On the way back yesterday evening from office I glanced up from Dhaulakuan and was reminded of the days we stayed in those dwellings.
When was that?
2006, it’s been eight years since we moved on in life. How time flies. Our daughter was in 9th in those days, today our son is doing his second year of engineering. Fond memories of their going to school rushed into my mind. I smiled.
I suddenly realized , the worries I had in 2006 are nowhere now. In fact I had to make efforts to recall what I was worried of in those days.
What was uppermost in my mind in those days? Well after searching the memory I could vaguely recall that it had to do with the transition I was about to make. Apprehensions that will I make it? Am I taking the right decision? It this the correct path? Endless days were spend in seeking satisfying answer to each question.
Now when I look back, how laughable were my fears. How insignificant issues occupied my mind for days. How a small unknown of the future robbed the entire days peace of mind.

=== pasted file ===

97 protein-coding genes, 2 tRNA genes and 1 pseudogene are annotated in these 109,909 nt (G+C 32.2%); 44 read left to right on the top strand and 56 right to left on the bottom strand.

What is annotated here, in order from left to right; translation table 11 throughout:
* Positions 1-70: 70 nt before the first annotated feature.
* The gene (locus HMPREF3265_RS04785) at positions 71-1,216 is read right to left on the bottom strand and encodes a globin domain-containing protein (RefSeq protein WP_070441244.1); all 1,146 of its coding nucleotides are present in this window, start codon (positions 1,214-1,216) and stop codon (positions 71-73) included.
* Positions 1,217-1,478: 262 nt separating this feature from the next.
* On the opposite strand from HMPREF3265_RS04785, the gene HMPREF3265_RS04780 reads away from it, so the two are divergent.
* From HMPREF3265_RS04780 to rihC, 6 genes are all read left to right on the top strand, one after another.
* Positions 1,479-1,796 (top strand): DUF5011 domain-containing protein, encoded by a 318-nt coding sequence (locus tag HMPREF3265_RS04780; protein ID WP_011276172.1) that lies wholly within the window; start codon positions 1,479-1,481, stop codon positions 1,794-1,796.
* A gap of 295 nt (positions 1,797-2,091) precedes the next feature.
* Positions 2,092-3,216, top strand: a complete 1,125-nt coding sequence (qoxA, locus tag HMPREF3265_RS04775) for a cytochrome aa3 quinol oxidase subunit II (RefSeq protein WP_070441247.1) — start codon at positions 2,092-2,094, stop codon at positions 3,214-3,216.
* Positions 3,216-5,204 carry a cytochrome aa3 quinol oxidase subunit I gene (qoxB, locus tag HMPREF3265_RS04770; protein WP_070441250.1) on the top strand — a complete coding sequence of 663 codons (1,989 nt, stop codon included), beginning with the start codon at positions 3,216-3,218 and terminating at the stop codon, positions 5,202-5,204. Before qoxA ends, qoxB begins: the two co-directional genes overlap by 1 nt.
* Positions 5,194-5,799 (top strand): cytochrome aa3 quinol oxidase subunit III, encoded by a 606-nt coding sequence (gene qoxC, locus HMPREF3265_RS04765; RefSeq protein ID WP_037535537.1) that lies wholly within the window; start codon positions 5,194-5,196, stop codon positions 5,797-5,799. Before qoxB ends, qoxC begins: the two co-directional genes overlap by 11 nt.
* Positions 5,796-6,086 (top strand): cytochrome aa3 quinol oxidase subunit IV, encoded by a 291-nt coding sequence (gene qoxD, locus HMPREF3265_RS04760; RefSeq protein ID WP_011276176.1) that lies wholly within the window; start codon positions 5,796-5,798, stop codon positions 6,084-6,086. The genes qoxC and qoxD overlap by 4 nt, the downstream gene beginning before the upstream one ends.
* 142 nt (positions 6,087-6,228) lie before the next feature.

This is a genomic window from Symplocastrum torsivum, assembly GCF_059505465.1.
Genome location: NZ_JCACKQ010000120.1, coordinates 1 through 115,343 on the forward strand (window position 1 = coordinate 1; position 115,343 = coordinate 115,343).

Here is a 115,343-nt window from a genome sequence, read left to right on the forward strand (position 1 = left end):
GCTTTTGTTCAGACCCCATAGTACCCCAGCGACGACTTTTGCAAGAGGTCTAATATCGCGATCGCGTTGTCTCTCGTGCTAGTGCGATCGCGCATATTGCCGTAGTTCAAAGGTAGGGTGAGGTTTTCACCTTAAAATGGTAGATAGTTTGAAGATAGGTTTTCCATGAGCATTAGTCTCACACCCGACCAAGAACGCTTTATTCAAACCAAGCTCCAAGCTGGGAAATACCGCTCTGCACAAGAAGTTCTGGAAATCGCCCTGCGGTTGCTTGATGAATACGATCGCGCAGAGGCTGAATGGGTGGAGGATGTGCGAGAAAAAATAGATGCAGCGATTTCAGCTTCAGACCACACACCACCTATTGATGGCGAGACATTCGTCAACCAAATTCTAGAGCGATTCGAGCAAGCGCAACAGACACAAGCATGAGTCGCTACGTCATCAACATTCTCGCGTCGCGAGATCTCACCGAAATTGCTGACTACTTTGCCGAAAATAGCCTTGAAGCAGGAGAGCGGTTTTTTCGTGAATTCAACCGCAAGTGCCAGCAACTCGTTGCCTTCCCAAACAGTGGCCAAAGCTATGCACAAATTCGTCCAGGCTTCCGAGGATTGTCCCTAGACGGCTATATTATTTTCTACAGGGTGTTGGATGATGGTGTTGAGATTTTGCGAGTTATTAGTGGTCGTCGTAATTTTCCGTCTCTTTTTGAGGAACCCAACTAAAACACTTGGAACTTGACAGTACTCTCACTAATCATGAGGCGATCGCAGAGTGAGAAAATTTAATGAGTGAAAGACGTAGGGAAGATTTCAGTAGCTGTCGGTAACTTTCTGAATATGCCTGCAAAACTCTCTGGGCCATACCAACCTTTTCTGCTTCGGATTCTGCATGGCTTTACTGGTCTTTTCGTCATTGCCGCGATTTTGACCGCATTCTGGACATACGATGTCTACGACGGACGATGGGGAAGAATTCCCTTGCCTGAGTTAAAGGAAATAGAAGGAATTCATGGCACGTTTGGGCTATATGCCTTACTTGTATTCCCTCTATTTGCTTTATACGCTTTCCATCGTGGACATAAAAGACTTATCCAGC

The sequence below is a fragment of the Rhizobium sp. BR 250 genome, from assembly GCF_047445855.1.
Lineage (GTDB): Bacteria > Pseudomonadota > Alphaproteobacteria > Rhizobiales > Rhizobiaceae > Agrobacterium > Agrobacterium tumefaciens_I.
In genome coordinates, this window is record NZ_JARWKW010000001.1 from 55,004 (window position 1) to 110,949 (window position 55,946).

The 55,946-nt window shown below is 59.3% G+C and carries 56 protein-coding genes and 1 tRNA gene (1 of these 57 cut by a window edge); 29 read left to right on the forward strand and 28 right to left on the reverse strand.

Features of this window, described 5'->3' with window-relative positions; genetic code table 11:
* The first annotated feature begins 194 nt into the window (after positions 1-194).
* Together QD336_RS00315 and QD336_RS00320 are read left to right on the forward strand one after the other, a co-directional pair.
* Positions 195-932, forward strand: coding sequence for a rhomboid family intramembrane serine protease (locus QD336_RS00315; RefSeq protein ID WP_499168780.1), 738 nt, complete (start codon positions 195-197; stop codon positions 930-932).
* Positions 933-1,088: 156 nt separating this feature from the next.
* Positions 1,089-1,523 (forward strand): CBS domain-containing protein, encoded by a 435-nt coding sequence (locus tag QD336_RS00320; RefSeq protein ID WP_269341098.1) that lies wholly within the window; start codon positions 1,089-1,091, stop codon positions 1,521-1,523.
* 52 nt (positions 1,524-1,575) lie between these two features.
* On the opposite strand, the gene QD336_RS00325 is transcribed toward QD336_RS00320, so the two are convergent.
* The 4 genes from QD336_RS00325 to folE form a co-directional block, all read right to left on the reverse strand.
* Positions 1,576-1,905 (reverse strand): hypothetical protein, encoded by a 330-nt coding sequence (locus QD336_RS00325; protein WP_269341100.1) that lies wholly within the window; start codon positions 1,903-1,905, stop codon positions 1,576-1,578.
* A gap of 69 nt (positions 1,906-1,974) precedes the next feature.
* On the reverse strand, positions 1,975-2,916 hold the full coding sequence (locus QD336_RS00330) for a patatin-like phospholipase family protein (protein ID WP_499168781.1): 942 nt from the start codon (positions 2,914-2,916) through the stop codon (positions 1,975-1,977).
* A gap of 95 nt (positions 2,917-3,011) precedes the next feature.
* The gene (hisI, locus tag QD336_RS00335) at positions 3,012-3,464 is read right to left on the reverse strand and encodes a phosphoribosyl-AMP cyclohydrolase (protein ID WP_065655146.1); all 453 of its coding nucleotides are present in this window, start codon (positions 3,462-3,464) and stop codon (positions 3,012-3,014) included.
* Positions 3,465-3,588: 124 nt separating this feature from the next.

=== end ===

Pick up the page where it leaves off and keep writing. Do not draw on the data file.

We all have our demons in the head to fight. We keep annihilating them one after another. They keep on appearing with the regularity of a clock chime. This is life.
This journey of eight years has taught me a number of things
1. The average life of a worry is three days. The maximum it can survive is seven days.
2. The most predominant worry of the month is the one in which we invest effort to keep it alive.
3. If we ignore a worry, it will dissolve on its own. This is the best and fastest way to solve.
4. We are excellent script writers when we face a situation where the outcome is unknown. We design beautiful and elaborate scenarios of probable outcome.
5. We spend least time on best case scenario. The worst case scenario becomes the most vividly described one. It will have the latest projection techniques with sound and 3D visualization.
6. Our reaction to a worry decides our volume of happiness. It has nothing to do with the external world.
7. Nothing lasts, not even worries.